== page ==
Join David Gassner for an in-depth discussion in this video Fixing servers that use OpenSSL, part of Heartbleed Tactics for Small IT Shops.
To fix the Heartbleed bug on a server you need to upgrade to OpenSSL 1.0.1g or later. This process differs between operating systems, and you should check with the vendor that manages your operating system for specific instructions. For example, on Ubuntu, the easiest quick fix is to patch the operating system with the latest security upgrade using the command sudo apt-get dist-upgrade. After applying this patch, you would then reboot the server.
On other operating systems the steps can be more extensive. Again, check with your operating system vendor for details. If you're working in a hosted environment, check with your hosting provider. They should have detailed instructions and information for their environment. Another approach is to recompile your copy of OpenSSL. This process is only for those with programming and compilation experience. But, since its an open source product, the source code is available for download and you can re-compile any version of OpenSSL to remove the vulnerability.
The handshake that creates the issue can be removed completely with the compile-time option, -DOPENSSL_NO_HEARTBEATS. Whether you patch the operating system or recompile OpenSSL, these steps fix the server for current and future use. But you might not be finished. If your server was vulnerable in the first place, then some of its critical security assets, such as certificate keys and passwords, might have been compromised.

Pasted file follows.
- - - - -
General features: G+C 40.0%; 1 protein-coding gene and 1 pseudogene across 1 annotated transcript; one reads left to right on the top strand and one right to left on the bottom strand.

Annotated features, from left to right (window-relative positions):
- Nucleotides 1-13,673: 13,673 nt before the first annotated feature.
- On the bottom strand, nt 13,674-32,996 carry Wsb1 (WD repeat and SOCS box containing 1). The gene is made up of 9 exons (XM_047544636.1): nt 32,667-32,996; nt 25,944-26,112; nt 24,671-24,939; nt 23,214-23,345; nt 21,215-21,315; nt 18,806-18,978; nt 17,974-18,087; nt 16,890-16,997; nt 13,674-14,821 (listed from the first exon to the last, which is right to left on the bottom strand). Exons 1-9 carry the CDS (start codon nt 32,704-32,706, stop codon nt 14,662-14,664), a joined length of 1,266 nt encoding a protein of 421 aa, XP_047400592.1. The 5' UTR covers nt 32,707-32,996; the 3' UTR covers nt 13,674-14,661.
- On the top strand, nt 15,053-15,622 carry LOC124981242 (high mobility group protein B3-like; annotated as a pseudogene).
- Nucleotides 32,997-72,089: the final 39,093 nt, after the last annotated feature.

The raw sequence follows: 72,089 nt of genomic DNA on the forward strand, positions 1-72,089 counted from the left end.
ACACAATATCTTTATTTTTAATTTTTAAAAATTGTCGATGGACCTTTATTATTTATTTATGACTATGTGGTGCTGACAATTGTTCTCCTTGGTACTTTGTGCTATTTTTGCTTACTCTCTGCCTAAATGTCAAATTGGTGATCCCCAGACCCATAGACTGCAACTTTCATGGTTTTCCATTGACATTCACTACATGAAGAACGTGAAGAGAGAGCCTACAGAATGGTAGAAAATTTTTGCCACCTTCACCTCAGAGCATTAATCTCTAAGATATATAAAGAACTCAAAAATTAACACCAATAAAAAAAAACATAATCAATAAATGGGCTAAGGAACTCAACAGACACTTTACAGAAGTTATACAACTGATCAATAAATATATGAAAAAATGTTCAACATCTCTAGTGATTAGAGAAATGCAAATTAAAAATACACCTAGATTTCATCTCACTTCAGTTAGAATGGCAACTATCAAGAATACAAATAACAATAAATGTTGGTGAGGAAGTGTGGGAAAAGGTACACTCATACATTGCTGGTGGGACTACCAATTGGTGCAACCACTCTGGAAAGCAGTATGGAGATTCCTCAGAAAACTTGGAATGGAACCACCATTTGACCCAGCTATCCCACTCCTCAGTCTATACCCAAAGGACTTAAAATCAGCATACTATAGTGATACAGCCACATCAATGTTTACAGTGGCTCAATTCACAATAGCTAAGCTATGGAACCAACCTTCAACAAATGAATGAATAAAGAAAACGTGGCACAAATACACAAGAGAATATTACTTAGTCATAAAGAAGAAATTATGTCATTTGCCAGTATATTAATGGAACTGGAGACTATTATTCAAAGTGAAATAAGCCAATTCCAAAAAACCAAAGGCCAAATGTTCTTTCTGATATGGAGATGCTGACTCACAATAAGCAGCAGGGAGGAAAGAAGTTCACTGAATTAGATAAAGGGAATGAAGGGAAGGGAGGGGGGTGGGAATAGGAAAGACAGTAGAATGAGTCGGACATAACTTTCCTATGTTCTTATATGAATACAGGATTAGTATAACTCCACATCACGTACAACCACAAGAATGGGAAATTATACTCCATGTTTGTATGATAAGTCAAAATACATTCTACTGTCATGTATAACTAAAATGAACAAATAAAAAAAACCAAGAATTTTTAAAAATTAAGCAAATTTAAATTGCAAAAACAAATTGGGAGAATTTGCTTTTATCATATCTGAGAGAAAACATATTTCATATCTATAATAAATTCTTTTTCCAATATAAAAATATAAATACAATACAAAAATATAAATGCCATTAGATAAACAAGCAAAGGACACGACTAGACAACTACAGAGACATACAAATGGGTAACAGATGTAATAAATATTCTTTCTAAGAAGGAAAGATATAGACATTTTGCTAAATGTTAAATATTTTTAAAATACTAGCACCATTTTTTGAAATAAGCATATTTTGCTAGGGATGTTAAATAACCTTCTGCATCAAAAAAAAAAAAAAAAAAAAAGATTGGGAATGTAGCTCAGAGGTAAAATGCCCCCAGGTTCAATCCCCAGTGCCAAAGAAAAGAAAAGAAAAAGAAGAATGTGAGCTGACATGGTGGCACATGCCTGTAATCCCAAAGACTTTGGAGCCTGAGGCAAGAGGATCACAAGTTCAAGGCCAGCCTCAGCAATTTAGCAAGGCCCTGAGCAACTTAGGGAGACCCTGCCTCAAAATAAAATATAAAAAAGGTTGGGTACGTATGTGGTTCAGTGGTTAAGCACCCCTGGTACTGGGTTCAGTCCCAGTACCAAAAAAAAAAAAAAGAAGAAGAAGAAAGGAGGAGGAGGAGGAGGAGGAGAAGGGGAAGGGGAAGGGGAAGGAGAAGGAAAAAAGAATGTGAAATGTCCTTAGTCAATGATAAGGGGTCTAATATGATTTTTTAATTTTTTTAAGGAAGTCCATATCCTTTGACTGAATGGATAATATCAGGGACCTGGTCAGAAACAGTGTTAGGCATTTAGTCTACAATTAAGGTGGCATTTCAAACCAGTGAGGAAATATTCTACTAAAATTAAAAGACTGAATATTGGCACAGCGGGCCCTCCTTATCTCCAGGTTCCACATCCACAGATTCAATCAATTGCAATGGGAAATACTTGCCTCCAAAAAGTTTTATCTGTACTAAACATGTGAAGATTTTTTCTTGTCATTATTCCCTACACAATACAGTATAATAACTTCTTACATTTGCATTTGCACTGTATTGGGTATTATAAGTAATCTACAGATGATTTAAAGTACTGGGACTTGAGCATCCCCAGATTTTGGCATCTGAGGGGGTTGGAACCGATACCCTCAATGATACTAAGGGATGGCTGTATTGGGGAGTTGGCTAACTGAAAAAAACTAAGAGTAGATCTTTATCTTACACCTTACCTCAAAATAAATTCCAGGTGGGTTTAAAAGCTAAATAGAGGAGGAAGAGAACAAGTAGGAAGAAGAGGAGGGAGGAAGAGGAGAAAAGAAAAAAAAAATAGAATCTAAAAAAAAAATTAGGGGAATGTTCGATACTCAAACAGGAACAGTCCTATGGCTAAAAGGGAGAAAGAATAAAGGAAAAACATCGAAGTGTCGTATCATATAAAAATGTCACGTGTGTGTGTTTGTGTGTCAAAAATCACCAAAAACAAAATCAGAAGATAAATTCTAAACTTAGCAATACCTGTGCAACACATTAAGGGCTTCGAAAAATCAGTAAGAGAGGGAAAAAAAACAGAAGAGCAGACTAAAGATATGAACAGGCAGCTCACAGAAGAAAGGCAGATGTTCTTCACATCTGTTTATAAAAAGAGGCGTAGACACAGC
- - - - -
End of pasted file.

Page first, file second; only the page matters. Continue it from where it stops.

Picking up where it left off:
So the next step is dealing with those vulnerable assets. If you think your server's security certificates might have been compromised, and remember, there's no way to know for sure, you should get them re-issued. Check with your certificate authority and follow their recommended steps. If your site manages user credentials or other secondary keys, you might decide to ask your users to change them. Think about whether you want to ask for changes or insist on them. This depends in part on the sensitivity of the potentially compromised information.
User passwords are always a particular problem since so many users on the internet use the same passwords for multiple sites. Striking a balance between security and ease of use is a constant battle on the web. But again, this is a serious issue, and communicating that to your user base is important. And if you deal with credit cards directly, as opposed to outsourcing such details to a payments service provider, you need to contact your customers, and let them know that they're information might have been compromised, and perhaps contact banks and other payment services.
This is a big mess and no fun for anyone, but it needs to be dealt with. As I mentioned earlier, some organizations have gone to the extreme step of shutting down whole vital services until they've gotten these issues corrected. You'll need to decide whether such steps are necessary for your organization, based on the status of your servers and the sensitivity of the information you handle.